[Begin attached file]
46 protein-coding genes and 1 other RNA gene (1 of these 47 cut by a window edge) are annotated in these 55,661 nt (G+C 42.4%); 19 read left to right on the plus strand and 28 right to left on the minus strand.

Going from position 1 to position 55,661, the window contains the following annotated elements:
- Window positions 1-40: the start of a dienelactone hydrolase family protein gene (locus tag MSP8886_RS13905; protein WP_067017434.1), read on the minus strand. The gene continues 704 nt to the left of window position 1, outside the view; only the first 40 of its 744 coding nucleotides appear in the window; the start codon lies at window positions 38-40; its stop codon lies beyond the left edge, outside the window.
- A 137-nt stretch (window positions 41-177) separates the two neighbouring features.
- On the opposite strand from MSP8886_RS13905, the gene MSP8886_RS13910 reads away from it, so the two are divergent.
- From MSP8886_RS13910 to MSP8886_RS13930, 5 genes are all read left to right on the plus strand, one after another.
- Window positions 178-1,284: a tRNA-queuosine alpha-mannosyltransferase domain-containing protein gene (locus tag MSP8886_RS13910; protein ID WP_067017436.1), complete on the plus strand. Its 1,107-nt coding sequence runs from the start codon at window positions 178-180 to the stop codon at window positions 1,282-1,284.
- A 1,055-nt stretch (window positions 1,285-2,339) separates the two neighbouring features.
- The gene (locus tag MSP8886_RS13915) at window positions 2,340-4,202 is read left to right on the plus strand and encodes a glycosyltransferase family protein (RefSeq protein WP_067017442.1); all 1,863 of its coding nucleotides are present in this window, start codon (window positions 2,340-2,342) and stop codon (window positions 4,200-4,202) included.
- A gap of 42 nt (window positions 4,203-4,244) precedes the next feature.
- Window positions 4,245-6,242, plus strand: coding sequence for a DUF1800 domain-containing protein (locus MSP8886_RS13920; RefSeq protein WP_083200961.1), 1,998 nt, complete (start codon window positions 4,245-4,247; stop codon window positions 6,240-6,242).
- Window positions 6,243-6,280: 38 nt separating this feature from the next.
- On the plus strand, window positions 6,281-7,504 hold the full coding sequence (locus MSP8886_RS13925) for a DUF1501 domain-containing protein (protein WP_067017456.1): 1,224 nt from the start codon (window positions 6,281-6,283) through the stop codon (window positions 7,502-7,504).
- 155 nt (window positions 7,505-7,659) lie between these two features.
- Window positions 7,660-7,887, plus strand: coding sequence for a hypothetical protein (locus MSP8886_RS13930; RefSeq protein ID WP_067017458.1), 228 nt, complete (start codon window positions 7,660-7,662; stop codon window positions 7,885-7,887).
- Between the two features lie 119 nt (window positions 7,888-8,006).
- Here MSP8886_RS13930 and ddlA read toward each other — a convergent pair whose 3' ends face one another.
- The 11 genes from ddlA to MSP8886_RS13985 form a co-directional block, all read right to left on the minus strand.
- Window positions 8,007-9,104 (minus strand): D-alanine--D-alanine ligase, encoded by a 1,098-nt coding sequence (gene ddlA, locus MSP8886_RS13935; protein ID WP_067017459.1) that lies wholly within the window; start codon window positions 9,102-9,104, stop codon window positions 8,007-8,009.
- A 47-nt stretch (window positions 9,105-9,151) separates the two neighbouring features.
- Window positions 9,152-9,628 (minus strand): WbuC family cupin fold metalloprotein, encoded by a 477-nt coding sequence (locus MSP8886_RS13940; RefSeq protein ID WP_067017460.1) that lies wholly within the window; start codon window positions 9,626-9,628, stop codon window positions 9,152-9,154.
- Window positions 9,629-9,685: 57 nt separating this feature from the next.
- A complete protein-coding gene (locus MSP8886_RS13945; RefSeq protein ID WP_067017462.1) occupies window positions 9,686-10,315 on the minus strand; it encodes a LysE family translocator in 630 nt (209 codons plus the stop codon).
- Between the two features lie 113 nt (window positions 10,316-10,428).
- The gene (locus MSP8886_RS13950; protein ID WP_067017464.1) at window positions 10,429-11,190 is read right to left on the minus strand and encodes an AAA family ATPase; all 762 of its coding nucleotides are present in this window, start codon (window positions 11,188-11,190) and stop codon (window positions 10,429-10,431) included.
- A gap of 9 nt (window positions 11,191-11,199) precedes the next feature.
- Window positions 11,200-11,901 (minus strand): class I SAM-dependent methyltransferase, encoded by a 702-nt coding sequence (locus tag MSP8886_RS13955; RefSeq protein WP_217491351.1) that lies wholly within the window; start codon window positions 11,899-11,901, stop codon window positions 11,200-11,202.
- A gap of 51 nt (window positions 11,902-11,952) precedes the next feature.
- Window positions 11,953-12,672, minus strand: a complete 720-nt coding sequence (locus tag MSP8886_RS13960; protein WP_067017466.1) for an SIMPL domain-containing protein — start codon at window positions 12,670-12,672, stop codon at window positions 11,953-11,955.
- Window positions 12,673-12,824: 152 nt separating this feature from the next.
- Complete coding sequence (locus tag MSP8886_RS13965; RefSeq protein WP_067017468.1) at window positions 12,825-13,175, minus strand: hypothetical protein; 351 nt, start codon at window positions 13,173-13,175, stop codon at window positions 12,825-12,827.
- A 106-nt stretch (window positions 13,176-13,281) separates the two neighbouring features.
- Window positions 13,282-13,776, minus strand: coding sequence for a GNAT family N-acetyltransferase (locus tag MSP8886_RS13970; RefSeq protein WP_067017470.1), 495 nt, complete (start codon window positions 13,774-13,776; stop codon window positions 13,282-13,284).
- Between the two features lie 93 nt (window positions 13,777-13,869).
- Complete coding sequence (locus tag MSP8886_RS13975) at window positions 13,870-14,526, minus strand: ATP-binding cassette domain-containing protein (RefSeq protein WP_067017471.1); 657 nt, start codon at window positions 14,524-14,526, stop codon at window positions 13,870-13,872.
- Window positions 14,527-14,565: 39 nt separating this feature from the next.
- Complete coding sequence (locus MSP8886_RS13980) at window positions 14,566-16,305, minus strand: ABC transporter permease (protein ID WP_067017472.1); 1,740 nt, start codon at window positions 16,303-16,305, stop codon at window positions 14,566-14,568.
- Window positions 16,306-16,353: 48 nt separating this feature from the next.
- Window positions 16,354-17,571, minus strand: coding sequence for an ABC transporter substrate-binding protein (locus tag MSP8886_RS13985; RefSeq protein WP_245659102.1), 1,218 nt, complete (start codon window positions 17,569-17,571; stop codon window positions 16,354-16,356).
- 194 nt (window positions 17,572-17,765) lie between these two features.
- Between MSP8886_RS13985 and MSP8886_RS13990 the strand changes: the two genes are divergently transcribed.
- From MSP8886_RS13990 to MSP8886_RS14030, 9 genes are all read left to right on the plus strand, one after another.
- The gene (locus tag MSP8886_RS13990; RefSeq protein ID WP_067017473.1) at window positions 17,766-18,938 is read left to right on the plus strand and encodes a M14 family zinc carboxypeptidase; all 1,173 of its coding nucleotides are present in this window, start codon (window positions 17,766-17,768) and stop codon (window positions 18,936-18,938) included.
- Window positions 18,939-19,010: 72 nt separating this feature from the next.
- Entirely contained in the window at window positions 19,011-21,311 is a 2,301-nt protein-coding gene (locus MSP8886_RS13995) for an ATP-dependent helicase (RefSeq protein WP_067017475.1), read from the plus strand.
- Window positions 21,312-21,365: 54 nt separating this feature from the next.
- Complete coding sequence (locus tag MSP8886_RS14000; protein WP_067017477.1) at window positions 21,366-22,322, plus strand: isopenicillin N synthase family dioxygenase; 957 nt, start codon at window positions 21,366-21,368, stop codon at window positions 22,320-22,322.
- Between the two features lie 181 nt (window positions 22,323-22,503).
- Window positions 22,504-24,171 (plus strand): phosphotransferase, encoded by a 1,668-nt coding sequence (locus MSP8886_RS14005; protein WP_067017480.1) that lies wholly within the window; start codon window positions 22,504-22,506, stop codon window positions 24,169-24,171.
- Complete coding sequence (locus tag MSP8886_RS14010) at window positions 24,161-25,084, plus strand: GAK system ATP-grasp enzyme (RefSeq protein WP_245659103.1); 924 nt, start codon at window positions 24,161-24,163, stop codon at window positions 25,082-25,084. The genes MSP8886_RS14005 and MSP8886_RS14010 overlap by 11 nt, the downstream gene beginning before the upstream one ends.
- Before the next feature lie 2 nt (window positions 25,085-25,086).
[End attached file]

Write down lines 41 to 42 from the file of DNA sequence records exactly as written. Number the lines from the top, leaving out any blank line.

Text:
- Between MSP8886_RS13985 and MSP8886_RS13990 the strand changes: the two genes are divergently transcribed.
- From MSP8886_RS13990 to MSP8886_RS14030, 9 genes are all read left to right on the plus strand, one after another.